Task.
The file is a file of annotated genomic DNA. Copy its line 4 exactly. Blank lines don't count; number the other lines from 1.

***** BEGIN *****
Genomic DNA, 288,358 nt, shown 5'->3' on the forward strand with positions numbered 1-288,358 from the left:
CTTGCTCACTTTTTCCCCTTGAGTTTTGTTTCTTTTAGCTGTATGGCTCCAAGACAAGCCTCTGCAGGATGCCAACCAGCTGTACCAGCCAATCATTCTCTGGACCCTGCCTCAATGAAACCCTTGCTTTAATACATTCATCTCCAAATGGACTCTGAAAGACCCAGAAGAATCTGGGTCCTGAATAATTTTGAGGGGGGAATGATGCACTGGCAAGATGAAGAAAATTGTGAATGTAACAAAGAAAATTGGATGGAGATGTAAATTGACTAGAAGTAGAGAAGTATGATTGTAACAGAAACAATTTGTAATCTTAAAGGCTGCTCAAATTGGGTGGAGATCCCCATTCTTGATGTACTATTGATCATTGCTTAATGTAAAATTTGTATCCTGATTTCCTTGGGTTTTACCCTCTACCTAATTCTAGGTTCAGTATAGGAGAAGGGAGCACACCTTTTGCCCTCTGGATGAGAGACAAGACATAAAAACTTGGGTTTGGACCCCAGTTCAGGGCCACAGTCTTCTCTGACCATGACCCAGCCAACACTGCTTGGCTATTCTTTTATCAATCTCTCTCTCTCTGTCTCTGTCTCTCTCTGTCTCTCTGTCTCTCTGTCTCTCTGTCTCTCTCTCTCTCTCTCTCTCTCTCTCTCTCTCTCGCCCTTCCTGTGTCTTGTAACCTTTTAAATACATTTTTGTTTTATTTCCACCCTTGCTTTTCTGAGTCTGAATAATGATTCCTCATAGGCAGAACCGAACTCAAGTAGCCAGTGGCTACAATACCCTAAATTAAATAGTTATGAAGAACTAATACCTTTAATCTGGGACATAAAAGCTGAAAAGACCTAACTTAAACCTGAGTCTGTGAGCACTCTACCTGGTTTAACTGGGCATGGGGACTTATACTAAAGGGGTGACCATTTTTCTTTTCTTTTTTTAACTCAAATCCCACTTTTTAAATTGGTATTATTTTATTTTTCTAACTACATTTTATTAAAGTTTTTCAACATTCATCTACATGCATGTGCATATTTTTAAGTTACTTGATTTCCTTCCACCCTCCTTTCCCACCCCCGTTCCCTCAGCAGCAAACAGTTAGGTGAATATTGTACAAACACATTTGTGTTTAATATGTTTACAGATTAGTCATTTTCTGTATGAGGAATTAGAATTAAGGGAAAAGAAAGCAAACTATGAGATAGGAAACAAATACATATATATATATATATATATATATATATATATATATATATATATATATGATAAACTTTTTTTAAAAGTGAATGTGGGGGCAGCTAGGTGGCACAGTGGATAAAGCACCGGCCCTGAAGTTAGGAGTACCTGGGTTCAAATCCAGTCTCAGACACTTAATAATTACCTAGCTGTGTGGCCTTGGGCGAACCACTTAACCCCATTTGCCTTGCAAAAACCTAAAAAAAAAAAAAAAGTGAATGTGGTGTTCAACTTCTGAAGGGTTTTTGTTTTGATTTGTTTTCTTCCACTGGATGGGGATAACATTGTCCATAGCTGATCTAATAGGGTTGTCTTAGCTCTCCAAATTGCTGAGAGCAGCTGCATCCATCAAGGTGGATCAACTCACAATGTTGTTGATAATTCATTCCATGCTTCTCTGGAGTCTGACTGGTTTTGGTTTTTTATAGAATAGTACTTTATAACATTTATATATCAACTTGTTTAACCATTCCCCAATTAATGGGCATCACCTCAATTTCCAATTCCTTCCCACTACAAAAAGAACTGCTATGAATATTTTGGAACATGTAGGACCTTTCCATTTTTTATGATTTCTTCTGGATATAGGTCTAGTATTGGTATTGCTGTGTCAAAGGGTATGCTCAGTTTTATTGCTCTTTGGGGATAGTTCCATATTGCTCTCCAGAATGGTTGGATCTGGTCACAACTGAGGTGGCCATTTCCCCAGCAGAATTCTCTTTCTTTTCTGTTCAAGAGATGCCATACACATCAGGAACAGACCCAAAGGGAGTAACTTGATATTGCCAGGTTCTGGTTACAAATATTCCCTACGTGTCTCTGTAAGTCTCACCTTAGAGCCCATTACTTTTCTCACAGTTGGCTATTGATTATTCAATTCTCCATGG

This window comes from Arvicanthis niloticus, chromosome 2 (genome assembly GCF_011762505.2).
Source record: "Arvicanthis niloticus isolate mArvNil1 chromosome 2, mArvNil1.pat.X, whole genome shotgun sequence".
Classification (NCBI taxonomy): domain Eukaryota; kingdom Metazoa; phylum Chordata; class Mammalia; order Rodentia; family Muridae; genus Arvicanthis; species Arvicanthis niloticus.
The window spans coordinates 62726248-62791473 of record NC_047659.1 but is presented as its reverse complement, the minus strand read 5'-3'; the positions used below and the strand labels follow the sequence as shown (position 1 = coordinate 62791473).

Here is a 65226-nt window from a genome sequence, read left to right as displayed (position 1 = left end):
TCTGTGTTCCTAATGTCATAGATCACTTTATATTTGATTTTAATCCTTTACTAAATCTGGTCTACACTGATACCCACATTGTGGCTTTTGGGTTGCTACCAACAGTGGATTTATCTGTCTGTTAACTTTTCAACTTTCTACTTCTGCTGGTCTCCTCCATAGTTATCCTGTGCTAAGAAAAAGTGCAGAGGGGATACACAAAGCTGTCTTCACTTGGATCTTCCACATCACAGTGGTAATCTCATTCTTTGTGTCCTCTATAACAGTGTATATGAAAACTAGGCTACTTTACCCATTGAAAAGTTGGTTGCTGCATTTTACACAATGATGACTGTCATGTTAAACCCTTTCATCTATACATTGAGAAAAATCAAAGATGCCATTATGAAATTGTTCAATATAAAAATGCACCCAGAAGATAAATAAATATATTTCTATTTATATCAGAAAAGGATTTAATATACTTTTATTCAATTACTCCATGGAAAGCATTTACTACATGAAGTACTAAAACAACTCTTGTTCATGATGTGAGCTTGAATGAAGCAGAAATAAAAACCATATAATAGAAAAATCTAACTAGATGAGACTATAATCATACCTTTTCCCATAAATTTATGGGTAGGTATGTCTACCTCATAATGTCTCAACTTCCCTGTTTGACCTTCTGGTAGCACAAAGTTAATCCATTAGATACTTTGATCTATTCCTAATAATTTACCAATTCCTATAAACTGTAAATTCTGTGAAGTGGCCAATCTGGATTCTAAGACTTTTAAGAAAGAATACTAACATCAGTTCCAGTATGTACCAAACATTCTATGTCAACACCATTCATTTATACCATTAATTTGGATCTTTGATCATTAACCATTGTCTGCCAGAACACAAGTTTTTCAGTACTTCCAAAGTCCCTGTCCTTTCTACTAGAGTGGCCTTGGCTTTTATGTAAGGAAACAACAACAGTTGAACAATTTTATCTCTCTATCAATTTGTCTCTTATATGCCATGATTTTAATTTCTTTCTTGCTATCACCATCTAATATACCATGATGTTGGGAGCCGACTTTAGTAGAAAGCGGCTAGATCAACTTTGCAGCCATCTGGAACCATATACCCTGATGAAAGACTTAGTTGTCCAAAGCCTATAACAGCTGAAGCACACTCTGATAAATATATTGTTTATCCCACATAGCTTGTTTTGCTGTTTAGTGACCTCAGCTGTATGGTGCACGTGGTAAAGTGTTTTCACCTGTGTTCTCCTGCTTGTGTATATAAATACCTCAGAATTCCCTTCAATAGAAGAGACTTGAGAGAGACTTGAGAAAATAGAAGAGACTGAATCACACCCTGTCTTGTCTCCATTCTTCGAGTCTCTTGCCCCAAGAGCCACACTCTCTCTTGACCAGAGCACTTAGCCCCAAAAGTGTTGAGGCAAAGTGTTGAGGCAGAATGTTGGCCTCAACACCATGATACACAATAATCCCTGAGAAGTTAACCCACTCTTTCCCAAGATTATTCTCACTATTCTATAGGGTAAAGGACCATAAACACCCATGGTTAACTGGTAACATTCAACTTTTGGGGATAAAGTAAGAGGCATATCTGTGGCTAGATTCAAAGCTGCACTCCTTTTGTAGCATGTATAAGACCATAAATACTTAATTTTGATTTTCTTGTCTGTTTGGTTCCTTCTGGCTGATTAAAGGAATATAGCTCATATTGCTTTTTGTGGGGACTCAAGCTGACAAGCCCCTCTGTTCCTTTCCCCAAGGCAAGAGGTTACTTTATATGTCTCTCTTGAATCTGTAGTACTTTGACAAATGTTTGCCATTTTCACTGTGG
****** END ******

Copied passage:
Source record: "Arvicanthis niloticus isolate mArvNil1 chromosome 2, mArvNil1.pat.X, whole genome shotgun sequence".